We are apt to forget (well, I am anyway,) that an illustrator’s published work is often but the tip of an enormous iceberg, and this was particularly so in Charles Keeping’s case.
Over the last few years his vast output has been carefully sorted, selected and organised by his widow, Renate. This has now been put on exhibition throughout several rooms of the large Keeping home in Shortlands, Kent. For example, one room, Charles’s actual workroom, is given over to two of his most dominant preoccupations: the theme of horses – he was devoted to horses – and the theme of unusual or unearthly creatures, for which he also had a passion. These latter can certainly evoke strong reactions, and I found myself experiencing a slight shudder every now and then! (It was a shudder with a thrill though.) The drawings and paintings are arranged chronologically, and the artist’s development and way of working over several decades is there to see. This is an utterly fascinating experience.
Another room has the most amazing frieze which has been constructed with painstaking skill by Renate to celebrate the life that she and Charles shared together. You could spend hours in this room, and the work is not finished yet. Not only is Renate quite indefatigable in her promotion of her husband’s reputation, she is herself an artist of distinction. Some of her own striking work, including her wonderful `soft’ sculpture, is set out in another room in the house.
The Keeping Gallery is a developing enterprise that first opened its doors last year. Parties of children have visited the Gallery and on these occasions Renate gives a guided tour and talks about Charles’s work, and also her own. The general theme of each visit is `There are many ways of telling a story’ and in each room the children can find different approaches to storytelling, both verbal and visual. The visit concludes with a workshop session in which all the children participate. There are refreshments too!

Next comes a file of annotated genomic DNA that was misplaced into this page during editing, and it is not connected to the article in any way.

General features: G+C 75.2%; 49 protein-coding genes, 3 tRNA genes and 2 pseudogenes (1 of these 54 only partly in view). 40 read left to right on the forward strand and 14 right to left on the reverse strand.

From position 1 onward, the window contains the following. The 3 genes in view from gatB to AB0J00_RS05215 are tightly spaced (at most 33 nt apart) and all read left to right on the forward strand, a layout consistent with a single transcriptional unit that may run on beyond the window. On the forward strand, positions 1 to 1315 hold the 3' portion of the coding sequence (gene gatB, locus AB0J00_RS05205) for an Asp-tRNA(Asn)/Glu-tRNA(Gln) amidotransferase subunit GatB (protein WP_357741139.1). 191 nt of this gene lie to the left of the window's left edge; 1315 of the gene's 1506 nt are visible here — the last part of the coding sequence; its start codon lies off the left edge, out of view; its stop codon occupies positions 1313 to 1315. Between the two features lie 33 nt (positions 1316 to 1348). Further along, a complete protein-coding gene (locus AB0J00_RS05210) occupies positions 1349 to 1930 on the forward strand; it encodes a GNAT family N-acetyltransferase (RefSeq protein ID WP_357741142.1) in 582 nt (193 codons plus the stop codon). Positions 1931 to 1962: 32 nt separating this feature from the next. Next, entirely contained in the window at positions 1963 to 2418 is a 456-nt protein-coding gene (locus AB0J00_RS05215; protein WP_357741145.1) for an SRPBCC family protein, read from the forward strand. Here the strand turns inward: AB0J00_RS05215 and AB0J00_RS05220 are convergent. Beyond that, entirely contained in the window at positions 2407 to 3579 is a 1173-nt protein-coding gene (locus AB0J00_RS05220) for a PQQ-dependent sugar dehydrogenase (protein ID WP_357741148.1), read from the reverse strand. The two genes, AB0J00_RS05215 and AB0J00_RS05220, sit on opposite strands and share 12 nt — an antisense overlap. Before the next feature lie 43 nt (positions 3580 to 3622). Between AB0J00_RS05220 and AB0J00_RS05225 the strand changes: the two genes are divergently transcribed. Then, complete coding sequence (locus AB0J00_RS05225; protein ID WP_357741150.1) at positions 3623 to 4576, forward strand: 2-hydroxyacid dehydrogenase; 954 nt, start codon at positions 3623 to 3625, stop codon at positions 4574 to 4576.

Other, more advanced students of Art and Design can have conducted tours or attend the seminars which Renate arranges from time to time. Here artists, working in various disciplines, discuss and demonstrate their work, and answer questions. But even if you are, like me, simply an admirer of Charles Keeping’s work, you’ll be very welcome.
Visitors have recorded their reactions: ‘Riveting,’ said one. ‘I’m lost for words – it’s just amazing,’ wrote another. Other visitors used words like ‘fabulous’, ‘inspiring’, ‘awesome’. Personally, I found The Keeping Gallery quite enthralling and Renate a very frank and interesting raconteur.
It’s a place that deserves to be much better known and to have many more visitors.
Details of school visits, workshops, seminars, admission charges and a map are available from:
Renate Keeping The Keeping Gallery 16 Church Road Shortlands Kent BR2 OHP (tel: 081460 7679)
It’s advisable to telephone before making a visit. Church Road is a wide road with ample space for parking cars. Shortlands Station, with trains from Victoria and Blackfriars (25 minutes), is a short distance away.
Jeff Hynds is a major figure in the movement to promote more enlightened approaches to the development of reading. Since retiring, some years ago, from Thames Polytechnic in South London, he’s been a freelance lecturer and is much in demand for in-service work with teachers all over Britain.